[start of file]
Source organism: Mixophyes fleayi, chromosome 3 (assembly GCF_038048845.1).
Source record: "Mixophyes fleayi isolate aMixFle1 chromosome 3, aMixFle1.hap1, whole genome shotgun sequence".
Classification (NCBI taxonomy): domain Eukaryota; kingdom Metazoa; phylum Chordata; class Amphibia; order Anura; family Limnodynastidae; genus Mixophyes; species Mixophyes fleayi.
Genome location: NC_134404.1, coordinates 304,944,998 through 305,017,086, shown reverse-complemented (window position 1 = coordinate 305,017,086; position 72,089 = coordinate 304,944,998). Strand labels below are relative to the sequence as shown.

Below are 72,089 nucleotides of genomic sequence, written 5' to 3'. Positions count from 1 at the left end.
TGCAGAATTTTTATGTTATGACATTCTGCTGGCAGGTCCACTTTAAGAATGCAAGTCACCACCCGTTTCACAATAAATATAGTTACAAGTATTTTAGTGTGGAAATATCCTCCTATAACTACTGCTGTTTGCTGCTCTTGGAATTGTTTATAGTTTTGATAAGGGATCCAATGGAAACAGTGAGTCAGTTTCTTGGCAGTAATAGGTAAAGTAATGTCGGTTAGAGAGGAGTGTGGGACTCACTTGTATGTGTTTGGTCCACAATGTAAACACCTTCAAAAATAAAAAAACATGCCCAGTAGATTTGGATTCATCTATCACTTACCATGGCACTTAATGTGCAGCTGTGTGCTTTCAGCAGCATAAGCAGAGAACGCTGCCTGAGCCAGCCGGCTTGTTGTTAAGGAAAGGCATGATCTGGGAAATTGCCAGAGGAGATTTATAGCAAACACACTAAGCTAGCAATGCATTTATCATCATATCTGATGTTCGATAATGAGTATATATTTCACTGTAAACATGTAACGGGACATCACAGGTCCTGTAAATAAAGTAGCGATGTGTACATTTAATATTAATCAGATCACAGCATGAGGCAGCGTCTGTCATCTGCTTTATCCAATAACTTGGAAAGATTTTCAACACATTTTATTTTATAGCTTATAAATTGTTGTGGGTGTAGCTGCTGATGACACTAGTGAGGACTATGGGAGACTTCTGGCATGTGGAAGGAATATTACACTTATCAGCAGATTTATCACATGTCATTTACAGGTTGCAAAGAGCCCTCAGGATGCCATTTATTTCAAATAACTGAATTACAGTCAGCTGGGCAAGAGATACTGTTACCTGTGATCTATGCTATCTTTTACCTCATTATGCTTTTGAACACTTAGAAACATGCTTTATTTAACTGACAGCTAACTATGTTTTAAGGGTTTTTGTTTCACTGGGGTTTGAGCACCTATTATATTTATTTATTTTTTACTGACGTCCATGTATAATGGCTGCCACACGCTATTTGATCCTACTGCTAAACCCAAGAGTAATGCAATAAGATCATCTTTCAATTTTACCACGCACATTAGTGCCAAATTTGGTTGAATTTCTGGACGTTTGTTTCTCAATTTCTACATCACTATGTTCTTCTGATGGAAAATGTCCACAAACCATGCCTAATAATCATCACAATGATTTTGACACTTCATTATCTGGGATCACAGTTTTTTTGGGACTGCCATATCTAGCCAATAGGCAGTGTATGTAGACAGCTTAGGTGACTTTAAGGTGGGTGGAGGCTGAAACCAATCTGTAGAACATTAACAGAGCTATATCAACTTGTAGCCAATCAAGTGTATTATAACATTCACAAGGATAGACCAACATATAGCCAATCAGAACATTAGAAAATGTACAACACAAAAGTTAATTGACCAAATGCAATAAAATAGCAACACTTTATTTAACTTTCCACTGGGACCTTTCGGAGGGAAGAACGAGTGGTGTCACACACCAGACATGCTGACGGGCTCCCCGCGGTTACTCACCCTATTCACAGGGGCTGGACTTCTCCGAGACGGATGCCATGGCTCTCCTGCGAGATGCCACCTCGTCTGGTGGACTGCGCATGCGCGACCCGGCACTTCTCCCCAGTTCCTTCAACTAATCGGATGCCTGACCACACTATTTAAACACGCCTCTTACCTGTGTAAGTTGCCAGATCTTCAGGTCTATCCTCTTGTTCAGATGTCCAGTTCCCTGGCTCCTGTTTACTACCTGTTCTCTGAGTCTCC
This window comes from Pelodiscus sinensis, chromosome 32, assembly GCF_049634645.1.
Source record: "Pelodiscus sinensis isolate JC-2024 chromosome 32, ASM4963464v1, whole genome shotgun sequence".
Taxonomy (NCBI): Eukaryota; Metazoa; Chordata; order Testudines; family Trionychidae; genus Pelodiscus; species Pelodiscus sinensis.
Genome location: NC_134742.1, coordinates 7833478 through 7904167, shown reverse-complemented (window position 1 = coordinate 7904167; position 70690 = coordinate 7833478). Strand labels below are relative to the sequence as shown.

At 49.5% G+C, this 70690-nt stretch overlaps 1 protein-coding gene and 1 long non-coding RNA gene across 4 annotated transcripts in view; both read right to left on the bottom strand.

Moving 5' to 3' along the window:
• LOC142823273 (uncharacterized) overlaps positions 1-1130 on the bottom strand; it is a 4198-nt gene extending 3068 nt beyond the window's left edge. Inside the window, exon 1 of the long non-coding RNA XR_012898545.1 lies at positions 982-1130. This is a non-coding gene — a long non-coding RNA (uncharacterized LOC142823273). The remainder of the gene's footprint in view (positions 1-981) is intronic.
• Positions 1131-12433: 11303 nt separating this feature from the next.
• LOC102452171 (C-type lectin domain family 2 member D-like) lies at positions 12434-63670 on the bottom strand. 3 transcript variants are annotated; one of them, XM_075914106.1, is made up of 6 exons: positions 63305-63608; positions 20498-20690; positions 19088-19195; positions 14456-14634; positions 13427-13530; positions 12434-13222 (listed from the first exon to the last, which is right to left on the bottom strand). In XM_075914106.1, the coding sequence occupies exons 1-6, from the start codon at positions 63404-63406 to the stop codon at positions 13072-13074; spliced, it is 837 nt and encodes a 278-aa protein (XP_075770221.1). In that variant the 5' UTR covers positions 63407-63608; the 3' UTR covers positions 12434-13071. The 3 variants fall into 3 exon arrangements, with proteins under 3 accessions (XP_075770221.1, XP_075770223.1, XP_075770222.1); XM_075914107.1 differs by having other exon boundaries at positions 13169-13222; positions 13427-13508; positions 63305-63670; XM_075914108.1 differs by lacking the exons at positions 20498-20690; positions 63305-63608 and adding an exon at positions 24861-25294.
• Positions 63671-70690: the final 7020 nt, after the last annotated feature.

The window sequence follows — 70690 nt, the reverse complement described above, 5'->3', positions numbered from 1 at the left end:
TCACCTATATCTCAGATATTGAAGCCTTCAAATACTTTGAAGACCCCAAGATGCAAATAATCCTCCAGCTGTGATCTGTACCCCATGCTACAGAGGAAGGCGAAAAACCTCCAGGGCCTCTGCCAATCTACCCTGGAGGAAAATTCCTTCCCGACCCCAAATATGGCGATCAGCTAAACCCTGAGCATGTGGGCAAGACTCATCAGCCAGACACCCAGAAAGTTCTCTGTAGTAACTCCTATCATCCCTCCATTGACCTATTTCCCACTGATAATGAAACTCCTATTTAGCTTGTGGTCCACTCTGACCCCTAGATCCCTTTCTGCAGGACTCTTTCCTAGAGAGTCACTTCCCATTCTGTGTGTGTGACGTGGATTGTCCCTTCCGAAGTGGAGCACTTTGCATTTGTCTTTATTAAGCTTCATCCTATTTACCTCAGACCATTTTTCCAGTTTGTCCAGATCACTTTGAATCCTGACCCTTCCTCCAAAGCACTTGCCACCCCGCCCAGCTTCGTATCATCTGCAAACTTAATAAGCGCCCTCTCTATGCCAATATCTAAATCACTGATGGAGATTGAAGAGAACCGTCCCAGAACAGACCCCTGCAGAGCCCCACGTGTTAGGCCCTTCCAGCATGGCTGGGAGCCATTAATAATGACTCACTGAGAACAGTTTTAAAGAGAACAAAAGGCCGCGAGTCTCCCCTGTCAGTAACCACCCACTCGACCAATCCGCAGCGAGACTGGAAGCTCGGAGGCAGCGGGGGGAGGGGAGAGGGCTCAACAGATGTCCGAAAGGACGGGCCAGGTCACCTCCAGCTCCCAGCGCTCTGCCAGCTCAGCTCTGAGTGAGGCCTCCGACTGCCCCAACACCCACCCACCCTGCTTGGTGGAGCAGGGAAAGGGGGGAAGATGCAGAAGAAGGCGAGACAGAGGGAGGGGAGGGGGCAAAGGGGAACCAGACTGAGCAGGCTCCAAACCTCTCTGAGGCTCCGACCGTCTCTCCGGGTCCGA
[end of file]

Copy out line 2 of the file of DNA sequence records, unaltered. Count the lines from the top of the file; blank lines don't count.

Source record: "Mixophyes fleayi isolate aMixFle1 chromosome 3, aMixFle1.hap1, whole genome shotgun sequence".